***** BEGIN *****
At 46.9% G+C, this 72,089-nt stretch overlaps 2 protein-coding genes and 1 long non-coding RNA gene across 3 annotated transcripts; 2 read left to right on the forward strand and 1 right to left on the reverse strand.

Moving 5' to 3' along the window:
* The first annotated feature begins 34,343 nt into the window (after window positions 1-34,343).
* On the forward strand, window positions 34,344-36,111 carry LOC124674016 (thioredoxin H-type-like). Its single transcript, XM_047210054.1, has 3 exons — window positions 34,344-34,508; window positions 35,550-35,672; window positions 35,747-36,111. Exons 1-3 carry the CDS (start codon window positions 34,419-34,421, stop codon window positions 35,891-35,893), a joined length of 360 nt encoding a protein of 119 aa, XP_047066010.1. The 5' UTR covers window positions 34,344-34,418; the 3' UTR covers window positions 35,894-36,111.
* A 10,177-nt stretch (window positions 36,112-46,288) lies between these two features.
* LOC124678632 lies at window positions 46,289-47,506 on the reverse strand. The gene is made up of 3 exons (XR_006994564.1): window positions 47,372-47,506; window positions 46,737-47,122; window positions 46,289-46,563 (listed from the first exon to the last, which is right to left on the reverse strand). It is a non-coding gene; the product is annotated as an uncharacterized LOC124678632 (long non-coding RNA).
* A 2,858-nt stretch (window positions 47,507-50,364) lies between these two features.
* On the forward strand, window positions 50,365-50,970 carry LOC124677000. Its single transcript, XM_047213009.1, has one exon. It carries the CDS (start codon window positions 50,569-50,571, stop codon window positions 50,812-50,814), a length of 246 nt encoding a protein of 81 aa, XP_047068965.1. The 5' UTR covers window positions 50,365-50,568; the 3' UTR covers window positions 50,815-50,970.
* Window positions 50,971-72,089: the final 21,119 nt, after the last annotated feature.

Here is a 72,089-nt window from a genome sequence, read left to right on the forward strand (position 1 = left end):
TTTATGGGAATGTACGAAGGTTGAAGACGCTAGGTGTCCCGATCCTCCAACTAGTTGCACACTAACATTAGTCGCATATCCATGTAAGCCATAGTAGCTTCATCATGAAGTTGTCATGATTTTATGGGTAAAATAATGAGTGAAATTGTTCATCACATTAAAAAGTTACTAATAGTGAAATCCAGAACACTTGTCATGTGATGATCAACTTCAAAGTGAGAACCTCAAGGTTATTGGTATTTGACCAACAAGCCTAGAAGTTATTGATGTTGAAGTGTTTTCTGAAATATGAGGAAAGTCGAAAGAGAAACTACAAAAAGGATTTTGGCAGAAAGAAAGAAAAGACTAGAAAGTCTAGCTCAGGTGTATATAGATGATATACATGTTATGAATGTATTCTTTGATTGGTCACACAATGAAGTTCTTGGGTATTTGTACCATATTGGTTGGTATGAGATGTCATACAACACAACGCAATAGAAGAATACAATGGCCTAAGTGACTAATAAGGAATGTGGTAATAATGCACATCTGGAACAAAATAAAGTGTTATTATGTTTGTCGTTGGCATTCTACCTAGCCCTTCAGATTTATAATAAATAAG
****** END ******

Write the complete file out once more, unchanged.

At 46.9% G+C, this 72,089-nt stretch overlaps 2 protein-coding genes and 1 long non-coding RNA gene across 3 annotated transcripts; 2 read left to right on the forward strand and 1 right to left on the reverse strand.

Moving 5' to 3' along the window:
* The first annotated feature begins 34,343 nt into the window (after window positions 1-34,343).
* On the forward strand, window positions 34,344-36,111 carry LOC124674016 (thioredoxin H-type-like). Its single transcript, XM_047210054.1, has 3 exons — window positions 34,344-34,508; window positions 35,550-35,672; window positions 35,747-36,111. Exons 1-3 carry the CDS (start codon window positions 34,419-34,421, stop codon window positions 35,891-35,893), a joined length of 360 nt encoding a protein of 119 aa, XP_047066010.1. The 5' UTR covers window positions 34,344-34,418; the 3' UTR covers window positions 35,894-36,111.
* A 10,177-nt stretch (window positions 36,112-46,288) lies between these two features.
* LOC124678632 lies at window positions 46,289-47,506 on the reverse strand. The gene is made up of 3 exons (XR_006994564.1): window positions 47,372-47,506; window positions 46,737-47,122; window positions 46,289-46,563 (listed from the first exon to the last, which is right to left on the reverse strand). It is a non-coding gene; the product is annotated as an uncharacterized LOC124678632 (long non-coding RNA).
* A 2,858-nt stretch (window positions 47,507-50,364) lies between these two features.
* On the forward strand, window positions 50,365-50,970 carry LOC124677000. Its single transcript, XM_047213009.1, has one exon. It carries the CDS (start codon window positions 50,569-50,571, stop codon window positions 50,812-50,814), a length of 246 nt encoding a protein of 81 aa, XP_047068965.1. The 5' UTR covers window positions 50,365-50,568; the 3' UTR covers window positions 50,815-50,970.
* Window positions 50,971-72,089: the final 21,119 nt, after the last annotated feature.

Here is a 72,089-nt window from a genome sequence, read left to right on the forward strand (position 1 = left end):
TTTATGGGAATGTACGAAGGTTGAAGACGCTAGGTGTCCCGATCCTCCAACTAGTTGCACACTAACATTAGTCGCATATCCATGTAAGCCATAGTAGCTTCATCATGAAGTTGTCATGATTTTATGGGTAAAATAATGAGTGAAATTGTTCATCACATTAAAAAGTTACTAATAGTGAAATCCAGAACACTTGTCATGTGATGATCAACTTCAAAGTGAGAACCTCAAGGTTATTGGTATTTGACCAACAAGCCTAGAAGTTATTGATGTTGAAGTGTTTTCTGAAATATGAGGAAAGTCGAAAGAGAAACTACAAAAAGGATTTTGGCAGAAAGAAAGAAAAGACTAGAAAGTCTAGCTCAGGTGTATATAGATGATATACATGTTATGAATGTATTCTTTGATTGGTCACACAATGAAGTTCTTGGGTATTTGTACCATATTGGTTGGTATGAGATGTCATACAACACAACGCAATAGAAGAATACAATGGCCTAAGTGACTAATAAGGAATGTGGTAATAATGCACATCTGGAACAAAATAAAGTGTTATTATGTTTGTCGTTGGCATTCTACCTAGCCCTTCAGATTTATAATAAATAAG